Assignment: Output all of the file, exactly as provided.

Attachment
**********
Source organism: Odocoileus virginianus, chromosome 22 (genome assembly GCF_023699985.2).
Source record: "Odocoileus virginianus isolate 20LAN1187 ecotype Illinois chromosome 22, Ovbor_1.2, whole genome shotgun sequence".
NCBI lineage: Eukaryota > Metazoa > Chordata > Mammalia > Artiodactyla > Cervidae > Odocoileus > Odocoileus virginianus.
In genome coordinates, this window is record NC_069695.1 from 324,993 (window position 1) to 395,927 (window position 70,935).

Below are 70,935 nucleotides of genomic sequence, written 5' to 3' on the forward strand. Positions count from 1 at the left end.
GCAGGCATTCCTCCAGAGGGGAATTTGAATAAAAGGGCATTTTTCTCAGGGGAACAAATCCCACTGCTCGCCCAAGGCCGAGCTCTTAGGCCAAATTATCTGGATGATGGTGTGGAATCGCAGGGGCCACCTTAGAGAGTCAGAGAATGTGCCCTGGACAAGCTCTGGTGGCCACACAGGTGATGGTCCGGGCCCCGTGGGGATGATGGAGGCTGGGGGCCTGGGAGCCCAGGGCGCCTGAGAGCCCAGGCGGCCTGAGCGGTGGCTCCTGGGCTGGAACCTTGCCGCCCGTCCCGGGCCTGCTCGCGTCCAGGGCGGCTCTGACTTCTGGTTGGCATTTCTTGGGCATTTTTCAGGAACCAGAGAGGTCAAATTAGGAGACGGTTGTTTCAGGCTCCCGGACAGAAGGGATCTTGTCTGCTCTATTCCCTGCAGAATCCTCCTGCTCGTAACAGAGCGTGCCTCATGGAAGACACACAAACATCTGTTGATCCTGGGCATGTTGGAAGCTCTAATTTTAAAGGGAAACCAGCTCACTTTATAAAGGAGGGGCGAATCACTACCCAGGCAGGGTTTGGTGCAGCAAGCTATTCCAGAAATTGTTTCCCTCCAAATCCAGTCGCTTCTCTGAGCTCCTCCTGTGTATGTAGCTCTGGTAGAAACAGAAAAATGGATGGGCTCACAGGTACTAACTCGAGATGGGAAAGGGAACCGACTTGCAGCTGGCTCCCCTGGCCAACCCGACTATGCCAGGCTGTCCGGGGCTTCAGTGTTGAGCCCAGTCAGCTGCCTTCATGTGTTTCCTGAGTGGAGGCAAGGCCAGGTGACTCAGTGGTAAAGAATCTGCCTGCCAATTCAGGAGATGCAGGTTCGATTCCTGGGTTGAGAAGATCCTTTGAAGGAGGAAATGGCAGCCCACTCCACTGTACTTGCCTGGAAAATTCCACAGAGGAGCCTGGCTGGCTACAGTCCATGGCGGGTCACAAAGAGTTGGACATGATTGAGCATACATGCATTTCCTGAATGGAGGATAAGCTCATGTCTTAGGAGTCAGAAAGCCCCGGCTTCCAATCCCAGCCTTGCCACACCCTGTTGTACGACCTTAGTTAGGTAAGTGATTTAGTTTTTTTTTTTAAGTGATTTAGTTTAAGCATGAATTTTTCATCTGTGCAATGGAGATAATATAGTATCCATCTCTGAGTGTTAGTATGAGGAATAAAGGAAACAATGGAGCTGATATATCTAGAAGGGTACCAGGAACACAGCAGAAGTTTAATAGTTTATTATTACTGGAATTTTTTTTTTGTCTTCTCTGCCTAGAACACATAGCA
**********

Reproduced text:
Source organism: Odocoileus virginianus, chromosome 22 (genome assembly GCF_023699985.2).
Source record: "Odocoileus virginianus isolate 20LAN1187 ecotype Illinois chromosome 22, Ovbor_1.2, whole genome shotgun sequence".
NCBI lineage: Eukaryota > Metazoa > Chordata > Mammalia > Artiodactyla > Cervidae > Odocoileus > Odocoileus virginianus.
In genome coordinates, this window is record NC_069695.1 from 324,993 (window position 1) to 395,927 (window position 70,935).

Below are 70,935 nucleotides of genomic sequence, written 5' to 3' on the forward strand. Positions count from 1 at the left end.
GCAGGCATTCCTCCAGAGGGGAATTTGAATAAAAGGGCATTTTTCTCAGGGGAACAAATCCCACTGCTCGCCCAAGGCCGAGCTCTTAGGCCAAATTATCTGGATGATGGTGTGGAATCGCAGGGGCCACCTTAGAGAGTCAGAGAATGTGCCCTGGACAAGCTCTGGTGGCCACACAGGTGATGGTCCGGGCCCCGTGGGGATGATGGAGGCTGGGGGCCTGGGAGCCCAGGGCGCCTGAGAGCCCAGGCGGCCTGAGCGGTGGCTCCTGGGCTGGAACCTTGCCGCCCGTCCCGGGCCTGCTCGCGTCCAGGGCGGCTCTGACTTCTGGTTGGCATTTCTTGGGCATTTTTCAGGAACCAGAGAGGTCAAATTAGGAGACGGTTGTTTCAGGCTCCCGGACAGAAGGGATCTTGTCTGCTCTATTCCCTGCAGAATCCTCCTGCTCGTAACAGAGCGTGCCTCATGGAAGACACACAAACATCTGTTGATCCTGGGCATGTTGGAAGCTCTAATTTTAAAGGGAAACCAGCTCACTTTATAAAGGAGGGGCGAATCACTACCCAGGCAGGGTTTGGTGCAGCAAGCTATTCCAGAAATTGTTTCCCTCCAAATCCAGTCGCTTCTCTGAGCTCCTCCTGTGTATGTAGCTCTGGTAGAAACAGAAAAATGGATGGGCTCACAGGTACTAACTCGAGATGGGAAAGGGAACCGACTTGCAGCTGGCTCCCCTGGCCAACCCGACTATGCCAGGCTGTCCGGGGCTTCAGTGTTGAGCCCAGTCAGCTGCCTTCATGTGTTTCCTGAGTGGAGGCAAGGCCAGGTGACTCAGTGGTAAAGAATCTGCCTGCCAATTCAGGAGATGCAGGTTCGATTCCTGGGTTGAGAAGATCCTTTGAAGGAGGAAATGGCAGCCCACTCCACTGTACTTGCCTGGAAAATTCCACAGAGGAGCCTGGCTGGCTACAGTCCATGGCGGGTCACAAAGAGTTGGACATGATTGAGCATACATGCATTTCCTGAATGGAGGATAAGCTCATGTCTTAGGAGTCAGAAAGCCCCGGCTTCCAATCCCAGCCTTGCCACACCCTGTTGTACGACCTTAGTTAGGTAAGTGATTTAGTTTTTTTTTTTAAGTGATTTAGTTTAAGCATGAATTTTTCATCTGTGCAATGGAGATAATATAGTATCCATCTCTGAGTGTTAGTATGAGGAATAAAGGAAACAATGGAGCTGATATATCTAGAAGGGTACCAGGAACACAGCAGAAGTTTAATAGTTTATTATTACTGGAATTTTTTTTTTGTCTTCTCTGCCTAGAACACATAGCA